Cars, trucks and buses play a major role in our lives, hauling goods from manufacturers to stores, picking up our trash, delivering packages, and transporting people around cities everyday. But these vehicles also greatly affect public health and climate change. Transport systems can benefit our health, by giving opportunities for physical activity, access to employment, education, health services, food choices and social activities – or increase our health risks through exposure to air pollutants, noise emissions, and road traffic injuries.
The transport sector accounts for almost one quarter of all global greenhouse gas (GHG) emissions and is one of the main contributors to air pollution in urban areas. Transport’s contribution to climate change includes long-lived carbon dioxide (CO2) and short-lived black carbon generated primarily by diesel vehicles. Studies have linked pollutants from fuel-powered vehicles to all types of adverse effects on organs in the human body.
Addressing vehicle pollution is critical for improving air quality and reducing global warming emissions around the world. Sustainable transport strategies to reduce climate change also have large and immediate health benefits for the world’s population, especially its most vulnerable groups, such as the poor, older persons, children and adolescents, migrants and refugees, to name a few.
Looking at transport solutions through a health lens can help shape policies that can in turn deliver benefits for health, economic development and climate resilient cities. A number of tools exist to assess, plan and finance healthy and climate-friendly transport.
An important framework for health-promoting transport solutions is “avoid-shift-improve.” Avoid health harming and polluting transport and development policies; shift to healthy, environmentally friendly and active modes of transport; and improve fuel and vehicle technologies.
Here are the top five solutions to address transport emissions:
Solution 1- Encouraging active mobility (shift)
Walking and cycling can bring large improvements to urban air quality and human health. Data from the World Health Organization shows that 9 out of 10 people breath polluted air that exceeds WHO guidelines, leading to 4.2 million premature deaths every year. Additionally, two million people die annually from physical inactivity.
However, policies and infrastructure that improve access for one type of travel, like a highway for cars and motorcycles, may create barriers to pedestrians that would not be able to walk without a bridge. Poorly planned urban transport infrastructure also limits access to parts of the community by displacing residents or consuming public or green spaces.
Some of the attributes of a walkable city include transport decisions that give priority to pedestrians; town planning that is people-centred; housing that is connected to public transport; and regulations and infrastructure that minimise risk to walkers and cyclists from road traffic.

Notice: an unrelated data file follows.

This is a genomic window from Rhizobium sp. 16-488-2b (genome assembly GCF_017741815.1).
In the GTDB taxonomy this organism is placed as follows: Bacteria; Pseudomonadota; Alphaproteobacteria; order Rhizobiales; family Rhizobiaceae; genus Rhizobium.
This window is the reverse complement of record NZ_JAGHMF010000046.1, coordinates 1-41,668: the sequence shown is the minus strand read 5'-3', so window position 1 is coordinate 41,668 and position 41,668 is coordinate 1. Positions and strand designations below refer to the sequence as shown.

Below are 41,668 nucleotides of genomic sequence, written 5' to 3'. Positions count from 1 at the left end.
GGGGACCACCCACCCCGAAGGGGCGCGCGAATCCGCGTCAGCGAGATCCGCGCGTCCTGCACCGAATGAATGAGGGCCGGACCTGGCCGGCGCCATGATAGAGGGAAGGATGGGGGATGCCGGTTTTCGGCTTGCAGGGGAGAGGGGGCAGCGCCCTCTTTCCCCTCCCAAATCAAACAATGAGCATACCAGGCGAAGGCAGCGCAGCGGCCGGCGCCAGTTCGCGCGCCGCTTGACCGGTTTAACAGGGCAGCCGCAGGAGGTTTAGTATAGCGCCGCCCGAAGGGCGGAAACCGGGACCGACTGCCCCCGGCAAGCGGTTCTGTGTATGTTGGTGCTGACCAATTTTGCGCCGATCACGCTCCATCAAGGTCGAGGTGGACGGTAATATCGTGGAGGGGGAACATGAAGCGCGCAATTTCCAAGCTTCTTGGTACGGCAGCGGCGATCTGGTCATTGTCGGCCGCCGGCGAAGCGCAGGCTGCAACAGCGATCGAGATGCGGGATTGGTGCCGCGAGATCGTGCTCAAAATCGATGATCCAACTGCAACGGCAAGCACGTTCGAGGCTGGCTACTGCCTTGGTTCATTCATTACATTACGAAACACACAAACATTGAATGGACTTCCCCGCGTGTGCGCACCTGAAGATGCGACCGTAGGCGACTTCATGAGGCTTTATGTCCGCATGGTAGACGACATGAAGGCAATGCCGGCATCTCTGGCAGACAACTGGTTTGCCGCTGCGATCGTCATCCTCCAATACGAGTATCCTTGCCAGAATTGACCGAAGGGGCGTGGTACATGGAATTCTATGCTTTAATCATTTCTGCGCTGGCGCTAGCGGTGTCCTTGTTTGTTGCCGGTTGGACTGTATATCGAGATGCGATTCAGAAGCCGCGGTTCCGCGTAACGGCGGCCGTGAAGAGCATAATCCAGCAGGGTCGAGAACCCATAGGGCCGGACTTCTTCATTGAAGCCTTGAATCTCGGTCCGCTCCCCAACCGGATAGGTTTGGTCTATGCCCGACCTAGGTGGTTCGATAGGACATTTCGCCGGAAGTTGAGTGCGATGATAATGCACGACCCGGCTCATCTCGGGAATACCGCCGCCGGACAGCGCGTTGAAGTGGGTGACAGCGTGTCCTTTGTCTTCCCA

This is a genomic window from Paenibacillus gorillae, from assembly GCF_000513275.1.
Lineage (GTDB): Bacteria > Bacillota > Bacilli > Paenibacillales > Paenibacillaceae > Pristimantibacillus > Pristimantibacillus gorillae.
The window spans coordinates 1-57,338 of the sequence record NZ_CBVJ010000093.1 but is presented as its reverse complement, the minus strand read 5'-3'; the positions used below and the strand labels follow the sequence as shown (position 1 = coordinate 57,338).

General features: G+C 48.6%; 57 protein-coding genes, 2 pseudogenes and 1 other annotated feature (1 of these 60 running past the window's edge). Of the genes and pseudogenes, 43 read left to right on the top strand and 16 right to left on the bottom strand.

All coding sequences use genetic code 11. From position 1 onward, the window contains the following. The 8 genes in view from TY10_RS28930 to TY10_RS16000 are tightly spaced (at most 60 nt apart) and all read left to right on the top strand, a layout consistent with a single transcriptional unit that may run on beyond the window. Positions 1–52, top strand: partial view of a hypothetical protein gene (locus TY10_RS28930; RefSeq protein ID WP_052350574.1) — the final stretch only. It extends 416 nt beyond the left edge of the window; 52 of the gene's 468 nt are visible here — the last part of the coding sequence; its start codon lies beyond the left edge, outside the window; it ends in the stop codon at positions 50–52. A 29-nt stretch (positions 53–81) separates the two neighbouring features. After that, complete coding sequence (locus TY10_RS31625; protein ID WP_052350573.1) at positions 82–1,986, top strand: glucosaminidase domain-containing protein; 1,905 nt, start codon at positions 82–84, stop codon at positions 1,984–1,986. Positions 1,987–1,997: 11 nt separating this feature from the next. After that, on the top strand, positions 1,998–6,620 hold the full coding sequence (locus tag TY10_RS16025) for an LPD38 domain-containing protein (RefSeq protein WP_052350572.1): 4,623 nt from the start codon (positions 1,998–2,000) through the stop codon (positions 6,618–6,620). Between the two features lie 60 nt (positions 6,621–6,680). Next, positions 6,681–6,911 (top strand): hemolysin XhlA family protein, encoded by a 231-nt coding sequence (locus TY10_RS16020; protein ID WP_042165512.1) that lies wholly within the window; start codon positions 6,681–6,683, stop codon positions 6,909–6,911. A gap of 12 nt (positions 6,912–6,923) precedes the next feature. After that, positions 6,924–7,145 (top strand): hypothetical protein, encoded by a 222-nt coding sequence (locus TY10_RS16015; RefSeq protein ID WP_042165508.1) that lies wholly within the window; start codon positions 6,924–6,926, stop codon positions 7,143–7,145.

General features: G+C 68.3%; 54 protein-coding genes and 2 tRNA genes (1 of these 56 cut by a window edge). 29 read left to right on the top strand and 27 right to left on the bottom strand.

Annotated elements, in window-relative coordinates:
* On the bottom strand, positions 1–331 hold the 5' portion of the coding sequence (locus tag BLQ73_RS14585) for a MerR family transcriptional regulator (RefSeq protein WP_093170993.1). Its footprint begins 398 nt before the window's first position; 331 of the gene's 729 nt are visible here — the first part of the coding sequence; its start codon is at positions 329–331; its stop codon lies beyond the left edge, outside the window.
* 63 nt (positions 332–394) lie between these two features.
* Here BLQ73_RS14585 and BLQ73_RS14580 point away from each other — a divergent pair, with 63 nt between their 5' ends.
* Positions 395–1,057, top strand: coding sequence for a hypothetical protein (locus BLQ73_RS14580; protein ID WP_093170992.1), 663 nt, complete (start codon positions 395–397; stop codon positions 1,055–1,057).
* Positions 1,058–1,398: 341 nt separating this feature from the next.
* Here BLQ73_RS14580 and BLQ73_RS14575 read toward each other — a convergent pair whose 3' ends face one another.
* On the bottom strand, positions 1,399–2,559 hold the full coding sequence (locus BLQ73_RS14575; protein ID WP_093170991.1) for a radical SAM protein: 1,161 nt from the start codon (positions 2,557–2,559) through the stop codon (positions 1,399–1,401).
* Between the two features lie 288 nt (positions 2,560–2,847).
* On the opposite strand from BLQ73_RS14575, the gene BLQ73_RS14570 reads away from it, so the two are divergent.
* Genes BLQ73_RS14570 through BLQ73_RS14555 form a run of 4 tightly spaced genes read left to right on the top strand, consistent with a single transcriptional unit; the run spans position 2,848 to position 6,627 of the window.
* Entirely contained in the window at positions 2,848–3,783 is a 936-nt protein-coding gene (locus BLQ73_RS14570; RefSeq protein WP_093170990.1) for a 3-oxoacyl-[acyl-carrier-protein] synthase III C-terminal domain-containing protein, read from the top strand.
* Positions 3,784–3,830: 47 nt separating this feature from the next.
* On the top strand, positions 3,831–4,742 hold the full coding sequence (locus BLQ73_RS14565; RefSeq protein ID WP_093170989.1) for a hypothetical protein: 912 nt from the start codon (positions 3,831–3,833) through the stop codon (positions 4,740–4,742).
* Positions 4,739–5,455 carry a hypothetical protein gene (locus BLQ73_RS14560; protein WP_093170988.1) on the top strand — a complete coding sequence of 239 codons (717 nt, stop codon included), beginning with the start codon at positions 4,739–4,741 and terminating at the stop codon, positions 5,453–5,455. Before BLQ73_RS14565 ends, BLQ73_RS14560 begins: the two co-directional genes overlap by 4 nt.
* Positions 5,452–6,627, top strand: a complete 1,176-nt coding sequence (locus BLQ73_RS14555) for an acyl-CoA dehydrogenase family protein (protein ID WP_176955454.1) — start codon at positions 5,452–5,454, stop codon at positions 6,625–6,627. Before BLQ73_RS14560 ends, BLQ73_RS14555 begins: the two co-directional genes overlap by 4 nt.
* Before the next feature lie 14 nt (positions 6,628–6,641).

Marginalised groups have less access to private vehicles or public transit, and may be more exposed to certain transport-related health risks. These same groups benefit most from improved public and non-motorized transport, as they bolster independent mobility.
Sustainable transport systems and compact, connected cities, featuring “15-minute self-sufficient neighbourhoods” can promote walking and cycling. Barcelona’s car-free “superblocks” have created safe pedestrian spaces, while several cities including Dublin, London, Addis Ababa and Kigali have made car-free days a regular event on their calendars – encouraging residents to run, walk, cycle and even play sports on the streets. The “walking school bus,” popularized in Japan, has also spread to several cities to encourage independent mobility with safe routes and designated stops for children to walk to and from school.
Solution 2 – Efficient mass transit (shift & improve)
Urban mobility is rapidly becoming one of the greatest challenges facing developed and developing countries alike. According to the WHO, 90 per cent of urban residents are breathing air that does not meet standards for health. Transport is responsible for nearly a quarter of global energy-related CO2.
Aside from investing in walking and cycling infrastructure, the next best thing city governments can do is invest in greener and more sustainable public transportation. When compared to single occupancy vehicles, public transportation produces 95 per cent less CO2, 92 per cent fewer volatile organic compounds, 45 per cent less carbon monoxide, and 48 per cent less nitrogen oxide.
Shifting from private motorized transport to public transport, such as rail, metro and bus, is also associated with lower rates of traffic injury risk, reduced traffic congestion, less noise stress and improved equity of access for people without private vehicles.
Aside from reducing the number of private vehicles on the road, mayors in around 100 cities have said that investing in public transport, particularly in electric form, could create 4.6 million jobs by 2030.